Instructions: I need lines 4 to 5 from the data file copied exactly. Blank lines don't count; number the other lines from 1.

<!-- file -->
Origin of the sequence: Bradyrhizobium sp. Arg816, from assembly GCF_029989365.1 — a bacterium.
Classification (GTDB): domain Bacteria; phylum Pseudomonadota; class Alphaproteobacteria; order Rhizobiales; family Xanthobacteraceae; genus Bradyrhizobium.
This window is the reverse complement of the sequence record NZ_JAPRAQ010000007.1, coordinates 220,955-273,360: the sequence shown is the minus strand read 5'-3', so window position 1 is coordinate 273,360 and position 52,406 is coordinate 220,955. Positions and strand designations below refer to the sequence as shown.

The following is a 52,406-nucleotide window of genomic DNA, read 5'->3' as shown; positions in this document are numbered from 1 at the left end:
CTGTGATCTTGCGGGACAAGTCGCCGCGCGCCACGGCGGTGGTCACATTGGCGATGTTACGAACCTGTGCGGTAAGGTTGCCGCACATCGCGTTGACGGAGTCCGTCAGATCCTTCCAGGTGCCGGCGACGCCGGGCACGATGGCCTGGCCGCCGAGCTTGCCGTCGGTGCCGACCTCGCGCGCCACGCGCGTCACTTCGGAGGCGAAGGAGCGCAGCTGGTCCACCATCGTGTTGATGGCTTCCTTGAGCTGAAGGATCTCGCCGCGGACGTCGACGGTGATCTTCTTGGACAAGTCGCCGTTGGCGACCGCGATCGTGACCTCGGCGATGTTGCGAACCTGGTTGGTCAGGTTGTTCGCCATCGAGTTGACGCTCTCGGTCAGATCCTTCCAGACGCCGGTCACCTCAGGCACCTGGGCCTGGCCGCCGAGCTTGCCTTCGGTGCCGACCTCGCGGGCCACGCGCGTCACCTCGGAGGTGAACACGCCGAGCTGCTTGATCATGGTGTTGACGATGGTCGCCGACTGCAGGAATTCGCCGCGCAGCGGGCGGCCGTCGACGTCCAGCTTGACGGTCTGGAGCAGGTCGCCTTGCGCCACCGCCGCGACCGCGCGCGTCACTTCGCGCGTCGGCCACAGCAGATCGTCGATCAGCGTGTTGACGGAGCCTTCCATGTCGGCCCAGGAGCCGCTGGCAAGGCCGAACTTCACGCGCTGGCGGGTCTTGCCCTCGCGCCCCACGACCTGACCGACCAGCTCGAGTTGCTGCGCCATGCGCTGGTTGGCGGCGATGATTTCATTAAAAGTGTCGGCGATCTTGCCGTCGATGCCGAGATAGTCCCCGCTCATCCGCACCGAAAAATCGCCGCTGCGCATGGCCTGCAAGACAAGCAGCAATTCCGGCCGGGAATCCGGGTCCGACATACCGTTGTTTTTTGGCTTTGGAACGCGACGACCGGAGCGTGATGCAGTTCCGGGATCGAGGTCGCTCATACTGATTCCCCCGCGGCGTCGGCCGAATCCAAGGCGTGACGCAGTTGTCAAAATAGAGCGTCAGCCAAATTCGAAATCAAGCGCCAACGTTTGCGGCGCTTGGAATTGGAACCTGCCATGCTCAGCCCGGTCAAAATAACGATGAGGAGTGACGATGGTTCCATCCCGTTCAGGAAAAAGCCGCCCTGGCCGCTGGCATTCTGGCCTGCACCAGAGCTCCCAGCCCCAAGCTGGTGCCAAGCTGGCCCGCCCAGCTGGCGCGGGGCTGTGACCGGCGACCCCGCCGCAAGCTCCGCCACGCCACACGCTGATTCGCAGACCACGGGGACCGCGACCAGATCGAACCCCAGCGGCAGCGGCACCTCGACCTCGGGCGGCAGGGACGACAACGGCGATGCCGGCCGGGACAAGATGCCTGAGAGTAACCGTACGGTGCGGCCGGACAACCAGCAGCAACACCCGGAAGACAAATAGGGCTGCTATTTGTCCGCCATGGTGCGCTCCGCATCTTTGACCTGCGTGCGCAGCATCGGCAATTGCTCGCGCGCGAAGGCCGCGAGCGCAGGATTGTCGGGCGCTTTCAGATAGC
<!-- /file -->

The following is a 52,406-nucleotide window of genomic DNA, read 5'->3' as shown; positions in this document are numbered from 1 at the left end:
CTGTGATCTTGCGGGACAAGTCGCCGCGCGCCACGGCGGTGGTCACATTGGCGATGTTACGAACCTGTGCGGTAAGGTTGCCGCACATCGCGTTGACGGAGTCCGTCAGATCCTTCCAGGTGCCGGCGACGCCGGGCACGATGGCCTGGCCGCCGAGCTTGCCGTCGGTGCCGACCTCGCGCGCCACGCGCGTCACTTCGGAGGCGAAGGAGCGCAGCTGGTCCACCATCGTGTTGATGGCTTCCTTGAGCTGAAGGATCTCGCCGCGGACGTCGACGGTGATCTTCTTGGACAAGTCGCCGTTGGCGACCGCGATCGTGACCTCGGCGATGTTGCGAACCTGGTTGGTCAGGTTGTTCGCCATCGAGTTGACGCTCTCGGTCAGATCCTTCCAGACGCCGGTCACCTCAGGCACCTGGGCCTGGCCGCCGAGCTTGCCTTCGGTGCCGACCTCGCGGGCCACGCGCGTCACCTCGGAGGTGAACACGCCGAGCTGCTTGATCATGGTGTTGACGATGGTCGCCGACTGCAGGAATTCGCCGCGCAGCGGGCGGCCGTCGACGTCCAGCTTGACGGTCTGGAGCAGGTCGCCTTGCGCCACCGCCGCGACCGCGCGCGTCACTTCGCGCGTCGGCCACAGCAGATCGTCGATCAGCGTGTTGACGGAGCCTTCCATGTCGGCCCAGGAGCCGCTGGCAAGGCCGAACTTCACGCGCTGGCGGGTCTTGCCCTCGCGCCCCACGACCTGACCGACCAGCTCGAGTTGCTGCGCCATGCGCTGGTTGGCGGCGATGATTTCATTAAAAGTGTCGGCGATCTTGCCGTCGATGCCGAGATAGTCCCCGCTCATCCGCACCGAAAAATCGCCGCTGCGCATGGCCTGCAAGACAAGCAGCAATTCCGGCCGGGAATCCGGGTCCGACATACCGTTGTTTTTTGGCTTTGGAACGCGACGACCGGAGCGTGATGCAGTTCCGGGATCGAGGTCGCTCATACTGATTCCCCCGCGGCGTCGGCCGAATCCAAGGCGTGACGCAGTTGTCAAAATAGAGCGTCAGCCAAATTCGAAATCAAGCGCCAACGTTTGCGGCGCTTGGAATTGGAACCTGCCATGCTCAGCCCGGTCAAAATAACGATGAGGAGTGACGATGGTTCCATCCCGTTCAGGAAAAAGCCGCCCTGGCCGCTGGCATTCTGGCCTGCACCAGAGCTCCCAGCCCCAAGCTGGTGCCAAGCTGGCCCGCCCAGCTGGCGCGGGGCTGTGACCGGCGACCCCGCCGCAAGCTCCGCCACGCCACACGCTGATTCGCAGACCACGGGGACCGCGACCAGATCGAACCCCAGCGGCAGCGGCACCTCGACCTCGGGCGGCAGGGACGACAACGGCGATGCCGGCCGGGACAAGATGCCTGAGAGTAACCGTACGGTGCGGCCGGACAACCAGCAGCAACACCCGGAAGACAAATAGGGCTGCTATTTGTCCGCCATGGTGCGCTCCGCATCTTTGACCTGCGTGCGCAGCATCGGCAATTGCTCGCGCGCGAAGGCCGCGAGCGCAGGATTGTCGGGCGCTTTCAGATAGC